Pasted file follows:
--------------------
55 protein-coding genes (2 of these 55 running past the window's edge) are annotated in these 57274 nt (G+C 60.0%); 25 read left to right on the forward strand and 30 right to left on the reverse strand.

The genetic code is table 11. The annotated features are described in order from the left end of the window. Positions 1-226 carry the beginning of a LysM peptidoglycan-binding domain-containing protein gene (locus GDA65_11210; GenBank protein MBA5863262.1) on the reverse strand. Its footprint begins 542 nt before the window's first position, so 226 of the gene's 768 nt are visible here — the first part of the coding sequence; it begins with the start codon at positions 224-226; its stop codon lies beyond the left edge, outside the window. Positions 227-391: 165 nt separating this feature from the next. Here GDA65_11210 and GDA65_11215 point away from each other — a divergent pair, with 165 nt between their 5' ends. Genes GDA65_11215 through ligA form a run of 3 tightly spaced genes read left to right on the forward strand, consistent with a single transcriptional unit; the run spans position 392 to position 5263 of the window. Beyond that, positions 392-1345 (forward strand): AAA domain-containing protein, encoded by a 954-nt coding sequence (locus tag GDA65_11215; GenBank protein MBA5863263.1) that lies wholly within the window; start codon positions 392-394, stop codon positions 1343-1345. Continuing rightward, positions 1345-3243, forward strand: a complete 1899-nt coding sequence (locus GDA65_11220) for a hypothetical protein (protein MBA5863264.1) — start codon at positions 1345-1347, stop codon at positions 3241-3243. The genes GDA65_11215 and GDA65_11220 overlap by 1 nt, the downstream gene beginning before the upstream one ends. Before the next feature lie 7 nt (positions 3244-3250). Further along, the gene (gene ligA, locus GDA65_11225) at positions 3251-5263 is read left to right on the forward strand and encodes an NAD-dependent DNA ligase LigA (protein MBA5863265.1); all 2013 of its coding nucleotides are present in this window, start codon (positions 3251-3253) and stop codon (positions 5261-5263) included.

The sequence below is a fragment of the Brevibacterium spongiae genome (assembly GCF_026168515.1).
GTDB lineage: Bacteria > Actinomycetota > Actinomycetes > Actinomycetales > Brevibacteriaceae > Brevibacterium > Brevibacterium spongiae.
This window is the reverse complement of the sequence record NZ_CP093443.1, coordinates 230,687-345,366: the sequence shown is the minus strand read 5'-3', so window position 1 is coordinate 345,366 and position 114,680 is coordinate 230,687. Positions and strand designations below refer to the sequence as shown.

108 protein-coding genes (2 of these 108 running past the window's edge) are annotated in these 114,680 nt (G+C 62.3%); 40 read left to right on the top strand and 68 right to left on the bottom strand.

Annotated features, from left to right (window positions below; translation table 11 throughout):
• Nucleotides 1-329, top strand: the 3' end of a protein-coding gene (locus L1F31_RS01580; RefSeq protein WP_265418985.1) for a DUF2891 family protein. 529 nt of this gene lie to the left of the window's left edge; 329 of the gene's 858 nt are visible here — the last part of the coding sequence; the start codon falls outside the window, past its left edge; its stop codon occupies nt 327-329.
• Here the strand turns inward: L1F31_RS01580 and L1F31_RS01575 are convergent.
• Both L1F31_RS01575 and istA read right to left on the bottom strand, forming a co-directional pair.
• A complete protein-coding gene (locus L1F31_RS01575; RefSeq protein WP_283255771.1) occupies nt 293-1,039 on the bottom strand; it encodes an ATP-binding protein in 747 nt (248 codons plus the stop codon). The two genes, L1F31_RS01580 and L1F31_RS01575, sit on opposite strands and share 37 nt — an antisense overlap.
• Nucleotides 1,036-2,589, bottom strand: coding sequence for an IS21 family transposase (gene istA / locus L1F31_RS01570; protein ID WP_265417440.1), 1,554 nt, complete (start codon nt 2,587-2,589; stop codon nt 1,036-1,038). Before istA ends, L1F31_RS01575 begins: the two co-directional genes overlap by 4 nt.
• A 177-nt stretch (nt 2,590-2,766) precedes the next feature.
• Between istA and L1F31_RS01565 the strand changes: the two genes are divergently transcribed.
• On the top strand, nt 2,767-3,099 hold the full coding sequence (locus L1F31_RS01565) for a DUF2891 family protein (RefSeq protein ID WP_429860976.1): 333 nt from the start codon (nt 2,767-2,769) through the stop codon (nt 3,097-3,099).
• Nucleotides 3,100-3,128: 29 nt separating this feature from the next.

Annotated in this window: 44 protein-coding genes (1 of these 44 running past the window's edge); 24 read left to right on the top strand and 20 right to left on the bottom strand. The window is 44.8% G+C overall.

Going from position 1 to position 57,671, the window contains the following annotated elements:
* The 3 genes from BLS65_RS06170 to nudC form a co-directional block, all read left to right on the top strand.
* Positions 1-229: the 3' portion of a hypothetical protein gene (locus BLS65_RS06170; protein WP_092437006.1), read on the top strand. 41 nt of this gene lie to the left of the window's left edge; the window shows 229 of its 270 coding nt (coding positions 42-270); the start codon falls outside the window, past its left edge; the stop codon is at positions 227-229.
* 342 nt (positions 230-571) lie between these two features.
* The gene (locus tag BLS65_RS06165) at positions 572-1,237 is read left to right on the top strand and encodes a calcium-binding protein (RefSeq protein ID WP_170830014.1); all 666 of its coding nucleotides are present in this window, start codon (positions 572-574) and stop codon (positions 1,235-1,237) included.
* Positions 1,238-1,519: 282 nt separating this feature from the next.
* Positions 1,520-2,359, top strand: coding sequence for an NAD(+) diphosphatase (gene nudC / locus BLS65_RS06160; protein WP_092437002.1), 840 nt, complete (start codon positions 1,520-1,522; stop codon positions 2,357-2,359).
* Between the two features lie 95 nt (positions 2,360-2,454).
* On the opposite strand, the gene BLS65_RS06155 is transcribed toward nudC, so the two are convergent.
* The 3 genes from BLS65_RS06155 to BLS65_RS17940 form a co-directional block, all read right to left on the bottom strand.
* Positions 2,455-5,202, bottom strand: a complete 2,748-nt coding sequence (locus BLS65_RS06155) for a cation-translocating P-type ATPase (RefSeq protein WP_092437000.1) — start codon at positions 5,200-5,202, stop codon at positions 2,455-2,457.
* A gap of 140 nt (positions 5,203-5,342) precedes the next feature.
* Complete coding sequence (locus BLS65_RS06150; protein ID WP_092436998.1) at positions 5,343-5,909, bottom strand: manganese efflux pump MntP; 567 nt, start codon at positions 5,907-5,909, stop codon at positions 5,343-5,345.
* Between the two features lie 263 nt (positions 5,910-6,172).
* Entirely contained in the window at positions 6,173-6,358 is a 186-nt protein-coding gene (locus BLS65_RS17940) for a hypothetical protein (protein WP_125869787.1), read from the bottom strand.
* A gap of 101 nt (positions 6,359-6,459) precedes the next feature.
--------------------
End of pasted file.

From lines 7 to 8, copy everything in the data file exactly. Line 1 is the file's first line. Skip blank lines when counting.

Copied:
Annotated features, from left to right (window positions below; translation table 11 throughout):
• Nucleotides 1-329, top strand: the 3' end of a protein-coding gene (locus L1F31_RS01580; RefSeq protein WP_265418985.1) for a DUF2891 family protein. 529 nt of this gene lie to the left of the window's left edge; 329 of the gene's 858 nt are visible here — the last part of the coding sequence; the start codon falls outside the window, past its left edge; its stop codon occupies nt 327-329.